--
    Deven

    "Simple things should be simple, and complex things should be possible." - Alan Kay

  • Performing this conversion doesn't create the problem or even make it any worse. The user could have typed the <p> instead of newlines, and you'll still have the problem. Fixing the tags to fit within strict XHTML/XML is going to take some effort, with or without the change I proposed.
    Deven

    "Simple things should be simple, and complex things should be possible." - Alan Kay

    --
    Deven

    "Simple things should be simple, and complex things should be possible." - Alan Kay

  • What I want is for the "Plain Old Text" mode to work well when just naturally typing paragraphs

    In my opinion, it does. In yours, it doesn't. Can't please everyone.

    how can it not be worth doing?

    Your assumption is that it does it the wrong way now. I disagree. It is a different way of doing it, one that has its own merits, and one that is perfectly acceptable in my view. We would have just as many, if not more, people complain if we changed as those that complain with it how it is now.

  • Since this would be a trivial change (e.g. "s/\n+/

    /g" instead of "s/\n/
    /g"), how can it not be worth doing?
    But you should still close the

    tags (idealy speaking of course), which would take more effort, no?

    Joshua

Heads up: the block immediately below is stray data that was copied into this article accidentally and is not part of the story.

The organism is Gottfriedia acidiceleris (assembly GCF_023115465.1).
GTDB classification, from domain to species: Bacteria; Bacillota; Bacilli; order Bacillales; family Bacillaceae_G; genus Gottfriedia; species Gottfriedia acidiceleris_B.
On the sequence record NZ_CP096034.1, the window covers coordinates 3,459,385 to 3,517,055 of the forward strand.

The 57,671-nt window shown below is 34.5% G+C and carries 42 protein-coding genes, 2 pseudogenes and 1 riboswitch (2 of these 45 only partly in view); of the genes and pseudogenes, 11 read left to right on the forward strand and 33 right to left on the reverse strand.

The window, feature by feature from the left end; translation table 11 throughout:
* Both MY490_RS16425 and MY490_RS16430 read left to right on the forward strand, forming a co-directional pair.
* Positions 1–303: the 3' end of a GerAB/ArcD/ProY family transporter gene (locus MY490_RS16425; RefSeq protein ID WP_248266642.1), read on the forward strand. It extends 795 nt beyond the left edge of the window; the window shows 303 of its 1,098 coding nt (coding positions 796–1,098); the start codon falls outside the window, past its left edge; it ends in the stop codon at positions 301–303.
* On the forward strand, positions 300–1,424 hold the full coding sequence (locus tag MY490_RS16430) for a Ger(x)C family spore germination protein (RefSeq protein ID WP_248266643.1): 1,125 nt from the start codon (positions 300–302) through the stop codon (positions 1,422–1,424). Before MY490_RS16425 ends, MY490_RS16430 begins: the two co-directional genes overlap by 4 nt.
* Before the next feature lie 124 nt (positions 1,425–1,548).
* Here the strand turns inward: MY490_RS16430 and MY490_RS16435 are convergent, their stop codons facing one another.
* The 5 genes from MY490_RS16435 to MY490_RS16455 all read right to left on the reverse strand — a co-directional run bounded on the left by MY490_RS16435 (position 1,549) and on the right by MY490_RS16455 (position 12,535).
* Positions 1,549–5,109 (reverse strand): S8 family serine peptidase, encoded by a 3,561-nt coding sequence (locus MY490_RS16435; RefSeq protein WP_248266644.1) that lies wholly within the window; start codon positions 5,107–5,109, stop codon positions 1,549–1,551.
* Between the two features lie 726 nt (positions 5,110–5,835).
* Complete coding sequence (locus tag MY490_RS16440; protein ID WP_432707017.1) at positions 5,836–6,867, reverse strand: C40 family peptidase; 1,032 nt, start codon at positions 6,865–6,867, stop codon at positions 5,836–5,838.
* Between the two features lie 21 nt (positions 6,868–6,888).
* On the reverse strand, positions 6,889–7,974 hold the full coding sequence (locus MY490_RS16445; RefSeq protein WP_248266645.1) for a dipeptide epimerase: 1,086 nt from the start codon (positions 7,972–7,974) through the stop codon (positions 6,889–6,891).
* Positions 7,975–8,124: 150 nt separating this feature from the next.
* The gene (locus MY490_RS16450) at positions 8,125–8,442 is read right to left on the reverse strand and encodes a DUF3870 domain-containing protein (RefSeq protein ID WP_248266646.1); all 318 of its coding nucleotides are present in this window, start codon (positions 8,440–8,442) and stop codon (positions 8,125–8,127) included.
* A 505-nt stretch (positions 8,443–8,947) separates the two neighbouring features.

• Agreed. If you want better control, use HTML instead of plain text. If you hit preview first, then you can see any problems, and remove extra newlines you don't want. I can see both sides, and I don't think it matters much.

    Sure it matters. It affects the usability of the system. What I want is for the "Plain Old Text" mode to work well when just naturally typing paragraphs, without getting screwed up by single newlines within a paragraph. (If I use "HTML Formatted", I have to insert <p> tags manually, which is a nuisance.) Ignoring single newlines and translating sequences of newlines into <p> would make the system more usable and less prone to misformatting. The current approach of translating every newline into <br> makes paragraph breaks work okay, but also makes misformatting too easy.

    Since this would be a trivial change (e.g. "s/\n+/<p>/g" instead of "s/\n/<br>/g"), how can it not be worth doing?

    Deven

    "Simple things should be simple, and complex things should be possible." - Alan Kay

    --
    Deven

    "Simple things should be simple, and complex things should be possible." - Alan Kay

  • What I want is for the "Plain Old Text" mode to work well when just naturally typing paragraphs

    In my opinion, it does. In yours, it doesn't. Can't please everyone.

    You left out the rest of the sentence: "without getting screwed up by single newlines within a paragraph." Yes, if you just type the entire paragraph and hit return twice, it works fine. But, if you have single newlines in the text, either from cut-and-paste or from mistakenly thinking you should hit return yourself near the margin, then yo

    --
    Deven

    "Simple things should be simple, and complex things should be possible." - Alan Kay